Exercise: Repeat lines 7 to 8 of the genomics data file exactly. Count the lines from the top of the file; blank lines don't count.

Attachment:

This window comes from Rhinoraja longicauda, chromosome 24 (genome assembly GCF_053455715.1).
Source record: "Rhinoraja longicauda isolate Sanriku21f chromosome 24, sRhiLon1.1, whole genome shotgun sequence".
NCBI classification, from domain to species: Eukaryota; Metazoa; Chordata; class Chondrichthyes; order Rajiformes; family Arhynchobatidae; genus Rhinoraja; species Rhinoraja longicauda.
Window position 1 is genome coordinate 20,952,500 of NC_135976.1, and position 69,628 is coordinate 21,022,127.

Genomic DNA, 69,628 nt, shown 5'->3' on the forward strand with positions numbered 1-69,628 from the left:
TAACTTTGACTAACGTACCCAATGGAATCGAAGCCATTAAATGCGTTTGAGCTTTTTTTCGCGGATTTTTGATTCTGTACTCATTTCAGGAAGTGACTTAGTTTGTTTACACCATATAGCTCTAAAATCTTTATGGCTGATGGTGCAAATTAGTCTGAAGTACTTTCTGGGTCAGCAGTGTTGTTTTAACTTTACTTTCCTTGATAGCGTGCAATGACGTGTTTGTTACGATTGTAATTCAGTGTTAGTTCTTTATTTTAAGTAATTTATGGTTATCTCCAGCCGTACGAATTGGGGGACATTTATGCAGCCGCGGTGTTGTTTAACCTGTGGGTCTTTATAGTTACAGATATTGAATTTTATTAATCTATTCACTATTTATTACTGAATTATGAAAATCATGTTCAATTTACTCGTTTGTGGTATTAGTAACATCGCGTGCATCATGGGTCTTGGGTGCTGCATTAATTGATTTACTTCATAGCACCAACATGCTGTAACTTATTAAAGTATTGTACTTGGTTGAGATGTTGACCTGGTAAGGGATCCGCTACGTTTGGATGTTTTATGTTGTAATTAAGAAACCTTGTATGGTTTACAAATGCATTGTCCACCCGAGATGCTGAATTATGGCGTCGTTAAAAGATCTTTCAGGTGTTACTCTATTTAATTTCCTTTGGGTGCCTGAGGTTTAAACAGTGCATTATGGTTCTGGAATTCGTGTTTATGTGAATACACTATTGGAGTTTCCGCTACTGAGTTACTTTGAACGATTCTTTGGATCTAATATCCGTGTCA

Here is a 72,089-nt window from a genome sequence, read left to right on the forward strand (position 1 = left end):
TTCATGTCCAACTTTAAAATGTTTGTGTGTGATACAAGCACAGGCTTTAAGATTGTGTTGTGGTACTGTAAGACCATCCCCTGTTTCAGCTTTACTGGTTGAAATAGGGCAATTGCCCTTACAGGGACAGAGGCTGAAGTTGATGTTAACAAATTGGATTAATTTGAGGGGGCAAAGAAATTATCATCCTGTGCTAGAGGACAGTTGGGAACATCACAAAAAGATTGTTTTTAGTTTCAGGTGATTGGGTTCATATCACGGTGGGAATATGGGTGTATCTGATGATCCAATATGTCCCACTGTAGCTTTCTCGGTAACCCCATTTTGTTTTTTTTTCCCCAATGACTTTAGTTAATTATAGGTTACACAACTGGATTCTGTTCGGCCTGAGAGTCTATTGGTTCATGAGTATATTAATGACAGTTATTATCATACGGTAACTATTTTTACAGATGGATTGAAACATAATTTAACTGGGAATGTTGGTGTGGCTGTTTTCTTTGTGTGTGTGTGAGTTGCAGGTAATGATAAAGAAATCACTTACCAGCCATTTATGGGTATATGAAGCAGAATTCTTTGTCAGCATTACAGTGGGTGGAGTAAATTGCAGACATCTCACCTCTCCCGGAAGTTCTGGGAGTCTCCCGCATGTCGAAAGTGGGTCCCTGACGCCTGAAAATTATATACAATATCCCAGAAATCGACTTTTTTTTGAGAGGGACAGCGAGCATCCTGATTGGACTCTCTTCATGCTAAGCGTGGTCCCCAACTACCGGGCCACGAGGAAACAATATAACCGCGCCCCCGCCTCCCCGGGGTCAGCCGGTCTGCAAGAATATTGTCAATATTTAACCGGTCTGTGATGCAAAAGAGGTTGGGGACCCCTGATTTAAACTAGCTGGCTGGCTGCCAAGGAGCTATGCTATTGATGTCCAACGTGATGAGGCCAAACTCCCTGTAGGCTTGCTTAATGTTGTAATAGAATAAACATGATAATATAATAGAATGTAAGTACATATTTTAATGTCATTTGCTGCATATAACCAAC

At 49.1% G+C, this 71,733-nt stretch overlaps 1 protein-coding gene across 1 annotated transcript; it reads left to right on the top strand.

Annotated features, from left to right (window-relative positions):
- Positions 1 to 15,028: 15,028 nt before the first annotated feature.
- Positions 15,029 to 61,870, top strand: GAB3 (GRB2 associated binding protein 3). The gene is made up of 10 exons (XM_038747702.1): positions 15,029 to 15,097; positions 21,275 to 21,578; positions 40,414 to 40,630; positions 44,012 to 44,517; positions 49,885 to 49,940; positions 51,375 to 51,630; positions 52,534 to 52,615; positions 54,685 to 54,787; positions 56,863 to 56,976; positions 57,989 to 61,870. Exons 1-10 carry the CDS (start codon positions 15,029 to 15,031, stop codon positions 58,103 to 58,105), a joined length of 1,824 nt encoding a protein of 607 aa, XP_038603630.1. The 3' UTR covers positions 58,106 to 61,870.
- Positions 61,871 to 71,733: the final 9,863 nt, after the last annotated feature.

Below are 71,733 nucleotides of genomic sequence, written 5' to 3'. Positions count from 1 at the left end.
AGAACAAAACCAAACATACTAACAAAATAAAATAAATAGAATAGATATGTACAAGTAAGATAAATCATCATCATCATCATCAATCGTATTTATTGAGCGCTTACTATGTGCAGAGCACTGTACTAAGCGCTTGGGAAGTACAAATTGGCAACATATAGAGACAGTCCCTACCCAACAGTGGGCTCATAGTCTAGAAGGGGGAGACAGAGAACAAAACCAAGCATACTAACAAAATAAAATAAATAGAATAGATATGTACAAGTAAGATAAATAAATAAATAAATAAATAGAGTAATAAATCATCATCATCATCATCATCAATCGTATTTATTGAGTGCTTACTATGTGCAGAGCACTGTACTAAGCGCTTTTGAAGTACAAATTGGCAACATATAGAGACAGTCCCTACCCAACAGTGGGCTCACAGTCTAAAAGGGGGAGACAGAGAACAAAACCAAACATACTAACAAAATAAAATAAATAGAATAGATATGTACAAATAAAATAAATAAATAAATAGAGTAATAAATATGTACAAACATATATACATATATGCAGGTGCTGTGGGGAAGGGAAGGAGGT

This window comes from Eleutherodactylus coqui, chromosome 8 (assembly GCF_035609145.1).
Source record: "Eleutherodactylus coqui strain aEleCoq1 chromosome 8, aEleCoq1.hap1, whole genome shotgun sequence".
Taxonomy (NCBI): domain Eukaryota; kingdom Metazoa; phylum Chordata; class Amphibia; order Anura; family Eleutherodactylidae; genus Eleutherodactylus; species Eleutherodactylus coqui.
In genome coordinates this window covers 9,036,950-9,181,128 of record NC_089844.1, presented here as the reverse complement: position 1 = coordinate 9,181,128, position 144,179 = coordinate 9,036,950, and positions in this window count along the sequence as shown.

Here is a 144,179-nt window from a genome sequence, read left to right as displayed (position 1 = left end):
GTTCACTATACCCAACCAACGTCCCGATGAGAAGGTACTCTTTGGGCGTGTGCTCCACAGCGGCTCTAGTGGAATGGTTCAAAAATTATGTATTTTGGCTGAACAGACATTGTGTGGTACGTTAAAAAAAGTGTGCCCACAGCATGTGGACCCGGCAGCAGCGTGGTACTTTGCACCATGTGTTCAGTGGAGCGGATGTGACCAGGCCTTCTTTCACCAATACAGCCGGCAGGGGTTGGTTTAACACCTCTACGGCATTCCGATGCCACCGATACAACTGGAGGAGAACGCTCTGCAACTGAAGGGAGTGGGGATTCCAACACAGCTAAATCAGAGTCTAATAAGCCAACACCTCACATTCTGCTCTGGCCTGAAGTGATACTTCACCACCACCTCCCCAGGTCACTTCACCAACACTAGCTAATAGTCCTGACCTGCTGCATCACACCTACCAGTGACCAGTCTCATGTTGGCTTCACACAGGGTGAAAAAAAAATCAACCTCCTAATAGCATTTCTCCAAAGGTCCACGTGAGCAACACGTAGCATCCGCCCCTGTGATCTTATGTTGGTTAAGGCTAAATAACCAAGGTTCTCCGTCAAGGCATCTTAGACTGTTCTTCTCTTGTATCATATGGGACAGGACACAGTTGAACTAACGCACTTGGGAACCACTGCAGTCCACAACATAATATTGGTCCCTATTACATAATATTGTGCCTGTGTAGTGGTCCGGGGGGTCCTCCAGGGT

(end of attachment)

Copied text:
Here is a 72,089-nt window from a genome sequence, read left to right on the forward strand (position 1 = left end):
TTCATGTCCAACTTTAAAATGTTTGTGTGTGATACAAGCACAGGCTTTAAGATTGTGTTGTGGTACTGTAAGACCATCCCCTGTTTCAGCTTTACTGGTTGAAATAGGGCAATTGCCCTTACAGGGACAGAGGCTGAAGTTGATGTTAACAAATTGGATTAATTTGAGGGGGCAAAGAAATTATCATCCTGTGCTAGAGGACAGTTGGGAACATCACAAAAAGATTGTTTTTAGTTTCAGGTGATTGGGTTCATATCACGGTGGGAATATGGGTGTATCTGATGATCCAATATGTCCCACTGTAGCTTTCTCGGTAACCCCATTTTGTTTTTTTTTCCCCAATGACTTTAGTTAATTATAGGTTACACAACTGGATTCTGTTCGGCCTGAGAGTCTATTGGTTCATGAGTATATTAATGACAGTTATTATCATACGGTAACTATTTTTACAGATGGATTGAAACATAATTTAACTGGGAATGTTGGTGTGGCTGTTTTCTTTGTGTGTGTGTGAGTTGCAGGTAATGATAAAGAAATCACTTACCAGCCATTTATGGGTATATGAAGCAGAATTCTTTGTCAGCATTACAGTGGGTGGAGTAAATTGCAGACATCTCACCTCTCCCGGAAGTTCTGGGAGTCTCCCGCATGTCGAAAGTGGGTCCCTGACGCCTGAAAATTATATACAATATCCCAGAAATCGACTTTTTTTTGAGAGGGACAGCGAGCATCCTGATTGGACTCTCTTCATGCTAAGCGTGGTCCCCAACTACCGGGCCACGAGGAAACAATATAACCGCGCCCCCGCCTCCCCGGGGTCAGCCGGTCTGCAAGAATATTGTCAATATTTAACCGGTCTGTGATGCAAAAGAGGTTGGGGACCCCTGATTTAAACTAGCTGGCTGGCTGCCAAGGAGCTATGCTATTGATGTCCAACGTGATGAGGCCAAACTCCCTGTAGGCTTGCTTAATGTTGTAATAGAATAAACATGATAATATAATAGAATGTAAGTACATATTTTAATGTCATTTGCTGCATATAACCAAC